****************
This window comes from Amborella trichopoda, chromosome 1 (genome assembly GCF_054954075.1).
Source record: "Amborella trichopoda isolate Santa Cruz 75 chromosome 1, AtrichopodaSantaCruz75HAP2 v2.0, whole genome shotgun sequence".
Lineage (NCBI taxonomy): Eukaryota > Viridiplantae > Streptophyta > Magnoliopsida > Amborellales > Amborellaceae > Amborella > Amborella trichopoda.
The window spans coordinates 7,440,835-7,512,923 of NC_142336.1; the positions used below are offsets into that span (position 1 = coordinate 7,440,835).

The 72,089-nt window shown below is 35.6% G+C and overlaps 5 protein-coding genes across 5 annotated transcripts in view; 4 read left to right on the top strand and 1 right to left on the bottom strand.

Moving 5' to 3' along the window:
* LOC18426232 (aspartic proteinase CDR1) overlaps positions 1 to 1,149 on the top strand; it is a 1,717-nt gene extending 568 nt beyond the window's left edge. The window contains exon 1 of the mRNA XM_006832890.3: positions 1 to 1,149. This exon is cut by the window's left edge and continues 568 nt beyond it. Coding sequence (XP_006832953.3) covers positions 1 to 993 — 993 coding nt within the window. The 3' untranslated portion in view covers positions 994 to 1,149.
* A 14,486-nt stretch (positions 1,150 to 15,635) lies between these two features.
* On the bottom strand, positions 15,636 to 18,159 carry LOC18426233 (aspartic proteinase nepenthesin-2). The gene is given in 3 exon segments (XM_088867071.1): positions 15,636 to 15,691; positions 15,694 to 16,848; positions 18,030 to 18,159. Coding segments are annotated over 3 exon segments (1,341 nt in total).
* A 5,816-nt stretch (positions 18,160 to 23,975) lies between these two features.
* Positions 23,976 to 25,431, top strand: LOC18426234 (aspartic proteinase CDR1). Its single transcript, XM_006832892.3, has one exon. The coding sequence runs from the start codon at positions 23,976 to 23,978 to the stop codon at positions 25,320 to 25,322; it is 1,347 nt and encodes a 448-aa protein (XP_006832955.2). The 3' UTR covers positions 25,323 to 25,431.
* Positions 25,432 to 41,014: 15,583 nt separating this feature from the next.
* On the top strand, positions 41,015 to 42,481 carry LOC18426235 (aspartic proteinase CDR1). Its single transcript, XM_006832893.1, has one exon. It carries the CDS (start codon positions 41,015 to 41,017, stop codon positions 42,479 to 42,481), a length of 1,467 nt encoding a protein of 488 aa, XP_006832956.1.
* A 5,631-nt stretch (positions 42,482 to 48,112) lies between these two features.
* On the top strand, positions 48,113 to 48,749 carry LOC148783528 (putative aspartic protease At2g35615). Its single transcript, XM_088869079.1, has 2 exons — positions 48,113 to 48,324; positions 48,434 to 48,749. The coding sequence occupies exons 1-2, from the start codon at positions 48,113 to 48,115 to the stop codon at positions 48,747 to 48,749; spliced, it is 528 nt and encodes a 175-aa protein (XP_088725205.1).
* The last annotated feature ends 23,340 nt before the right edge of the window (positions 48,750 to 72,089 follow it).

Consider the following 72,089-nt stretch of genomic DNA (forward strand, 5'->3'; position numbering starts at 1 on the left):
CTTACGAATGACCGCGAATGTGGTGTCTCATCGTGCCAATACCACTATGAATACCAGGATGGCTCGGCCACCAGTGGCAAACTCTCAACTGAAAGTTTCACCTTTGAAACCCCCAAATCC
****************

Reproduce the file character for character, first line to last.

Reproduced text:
This window comes from Amborella trichopoda, chromosome 1 (genome assembly GCF_054954075.1).
Source record: "Amborella trichopoda isolate Santa Cruz 75 chromosome 1, AtrichopodaSantaCruz75HAP2 v2.0, whole genome shotgun sequence".
Lineage (NCBI taxonomy): Eukaryota > Viridiplantae > Streptophyta > Magnoliopsida > Amborellales > Amborellaceae > Amborella > Amborella trichopoda.
The window spans coordinates 7,440,835-7,512,923 of NC_142336.1; the positions used below are offsets into that span (position 1 = coordinate 7,440,835).

The 72,089-nt window shown below is 35.6% G+C and overlaps 5 protein-coding genes across 5 annotated transcripts in view; 4 read left to right on the top strand and 1 right to left on the bottom strand.

Moving 5' to 3' along the window:
* LOC18426232 (aspartic proteinase CDR1) overlaps positions 1 to 1,149 on the top strand; it is a 1,717-nt gene extending 568 nt beyond the window's left edge. The window contains exon 1 of the mRNA XM_006832890.3: positions 1 to 1,149. This exon is cut by the window's left edge and continues 568 nt beyond it. Coding sequence (XP_006832953.3) covers positions 1 to 993 — 993 coding nt within the window. The 3' untranslated portion in view covers positions 994 to 1,149.
* A 14,486-nt stretch (positions 1,150 to 15,635) lies between these two features.
* On the bottom strand, positions 15,636 to 18,159 carry LOC18426233 (aspartic proteinase nepenthesin-2). The gene is given in 3 exon segments (XM_088867071.1): positions 15,636 to 15,691; positions 15,694 to 16,848; positions 18,030 to 18,159. Coding segments are annotated over 3 exon segments (1,341 nt in total).
* A 5,816-nt stretch (positions 18,160 to 23,975) lies between these two features.
* Positions 23,976 to 25,431, top strand: LOC18426234 (aspartic proteinase CDR1). Its single transcript, XM_006832892.3, has one exon. The coding sequence runs from the start codon at positions 23,976 to 23,978 to the stop codon at positions 25,320 to 25,322; it is 1,347 nt and encodes a 448-aa protein (XP_006832955.2). The 3' UTR covers positions 25,323 to 25,431.
* Positions 25,432 to 41,014: 15,583 nt separating this feature from the next.
* On the top strand, positions 41,015 to 42,481 carry LOC18426235 (aspartic proteinase CDR1). Its single transcript, XM_006832893.1, has one exon. It carries the CDS (start codon positions 41,015 to 41,017, stop codon positions 42,479 to 42,481), a length of 1,467 nt encoding a protein of 488 aa, XP_006832956.1.
* A 5,631-nt stretch (positions 42,482 to 48,112) lies between these two features.
* On the top strand, positions 48,113 to 48,749 carry LOC148783528 (putative aspartic protease At2g35615). Its single transcript, XM_088869079.1, has 2 exons — positions 48,113 to 48,324; positions 48,434 to 48,749. The coding sequence occupies exons 1-2, from the start codon at positions 48,113 to 48,115 to the stop codon at positions 48,747 to 48,749; spliced, it is 528 nt and encodes a 175-aa protein (XP_088725205.1).
* The last annotated feature ends 23,340 nt before the right edge of the window (positions 48,750 to 72,089 follow it).

Consider the following 72,089-nt stretch of genomic DNA (forward strand, 5'->3'; position numbering starts at 1 on the left):
CTTACGAATGACCGCGAATGTGGTGTCTCATCGTGCCAATACCACTATGAATACCAGGATGGCTCGGCCACCAGTGGCAAACTCTCAACTGAAAGTTTCACCTTTGAAACCCCCAAATCC